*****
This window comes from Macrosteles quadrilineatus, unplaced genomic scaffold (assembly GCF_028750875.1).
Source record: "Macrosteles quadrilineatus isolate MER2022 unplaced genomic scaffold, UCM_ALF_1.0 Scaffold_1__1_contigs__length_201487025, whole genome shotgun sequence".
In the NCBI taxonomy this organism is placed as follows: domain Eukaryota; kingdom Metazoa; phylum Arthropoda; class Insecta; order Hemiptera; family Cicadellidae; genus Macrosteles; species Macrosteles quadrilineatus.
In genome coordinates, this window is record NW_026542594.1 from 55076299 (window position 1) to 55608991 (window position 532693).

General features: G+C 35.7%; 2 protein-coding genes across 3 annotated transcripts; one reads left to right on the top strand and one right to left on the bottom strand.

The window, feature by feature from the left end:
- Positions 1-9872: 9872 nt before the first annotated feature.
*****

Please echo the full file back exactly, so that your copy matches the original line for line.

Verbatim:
This window comes from Macrosteles quadrilineatus, unplaced genomic scaffold (assembly GCF_028750875.1).
Source record: "Macrosteles quadrilineatus isolate MER2022 unplaced genomic scaffold, UCM_ALF_1.0 Scaffold_1__1_contigs__length_201487025, whole genome shotgun sequence".
In the NCBI taxonomy this organism is placed as follows: domain Eukaryota; kingdom Metazoa; phylum Arthropoda; class Insecta; order Hemiptera; family Cicadellidae; genus Macrosteles; species Macrosteles quadrilineatus.
In genome coordinates, this window is record NW_026542594.1 from 55076299 (window position 1) to 55608991 (window position 532693).

General features: G+C 35.7%; 2 protein-coding genes across 3 annotated transcripts; one reads left to right on the top strand and one right to left on the bottom strand.

The window, feature by feature from the left end:
- Positions 1-9872: 9872 nt before the first annotated feature.